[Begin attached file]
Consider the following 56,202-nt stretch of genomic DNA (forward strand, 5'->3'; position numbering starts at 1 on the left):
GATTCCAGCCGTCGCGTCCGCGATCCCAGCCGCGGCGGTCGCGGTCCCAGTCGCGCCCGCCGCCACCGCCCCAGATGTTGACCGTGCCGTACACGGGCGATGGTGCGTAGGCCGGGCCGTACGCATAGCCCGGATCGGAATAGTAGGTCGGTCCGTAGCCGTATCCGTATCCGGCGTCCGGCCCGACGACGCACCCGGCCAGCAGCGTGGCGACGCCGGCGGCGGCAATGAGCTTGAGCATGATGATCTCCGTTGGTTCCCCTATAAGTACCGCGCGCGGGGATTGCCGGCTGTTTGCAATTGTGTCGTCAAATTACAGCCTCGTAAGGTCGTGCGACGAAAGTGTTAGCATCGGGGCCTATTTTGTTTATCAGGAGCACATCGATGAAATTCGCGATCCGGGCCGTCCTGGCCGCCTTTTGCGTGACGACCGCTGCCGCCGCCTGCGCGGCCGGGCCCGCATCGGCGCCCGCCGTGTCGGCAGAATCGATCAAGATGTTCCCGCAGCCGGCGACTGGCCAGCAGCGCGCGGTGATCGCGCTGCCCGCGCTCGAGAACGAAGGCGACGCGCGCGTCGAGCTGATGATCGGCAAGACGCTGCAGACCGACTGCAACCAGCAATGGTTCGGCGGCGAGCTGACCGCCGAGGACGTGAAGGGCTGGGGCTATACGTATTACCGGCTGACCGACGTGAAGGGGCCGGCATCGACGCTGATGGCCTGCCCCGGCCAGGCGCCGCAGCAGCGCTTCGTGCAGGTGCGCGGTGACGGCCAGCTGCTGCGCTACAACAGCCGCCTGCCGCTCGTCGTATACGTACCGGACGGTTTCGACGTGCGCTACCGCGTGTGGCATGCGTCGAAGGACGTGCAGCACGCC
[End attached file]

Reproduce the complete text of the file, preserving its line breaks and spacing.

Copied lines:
Consider the following 56,202-nt stretch of genomic DNA (forward strand, 5'->3'; position numbering starts at 1 on the left):
GATTCCAGCCGTCGCGTCCGCGATCCCAGCCGCGGCGGTCGCGGTCCCAGTCGCGCCCGCCGCCACCGCCCCAGATGTTGACCGTGCCGTACACGGGCGATGGTGCGTAGGCCGGGCCGTACGCATAGCCCGGATCGGAATAGTAGGTCGGTCCGTAGCCGTATCCGTATCCGGCGTCCGGCCCGACGACGCACCCGGCCAGCAGCGTGGCGACGCCGGCGGCGGCAATGAGCTTGAGCATGATGATCTCCGTTGGTTCCCCTATAAGTACCGCGCGCGGGGATTGCCGGCTGTTTGCAATTGTGTCGTCAAATTACAGCCTCGTAAGGTCGTGCGACGAAAGTGTTAGCATCGGGGCCTATTTTGTTTATCAGGAGCACATCGATGAAATTCGCGATCCGGGCCGTCCTGGCCGCCTTTTGCGTGACGACCGCTGCCGCCGCCTGCGCGGCCGGGCCCGCATCGGCGCCCGCCGTGTCGGCAGAATCGATCAAGATGTTCCCGCAGCCGGCGACTGGCCAGCAGCGCGCGGTGATCGCGCTGCCCGCGCTCGAGAACGAAGGCGACGCGCGCGTCGAGCTGATGATCGGCAAGACGCTGCAGACCGACTGCAACCAGCAATGGTTCGGCGGCGAGCTGACCGCCGAGGACGTGAAGGGCTGGGGCTATACGTATTACCGGCTGACCGACGTGAAGGGGCCGGCATCGACGCTGATGGCCTGCCCCGGCCAGGCGCCGCAGCAGCGCTTCGTGCAGGTGCGCGGTGACGGCCAGCTGCTGCGCTACAACAGCCGCCTGCCGCTCGTCGTATACGTACCGGACGGTTTCGACGTGCGCTACCGCGTGTGGCATGCGTCGAAGGACGTGCAGCACGCC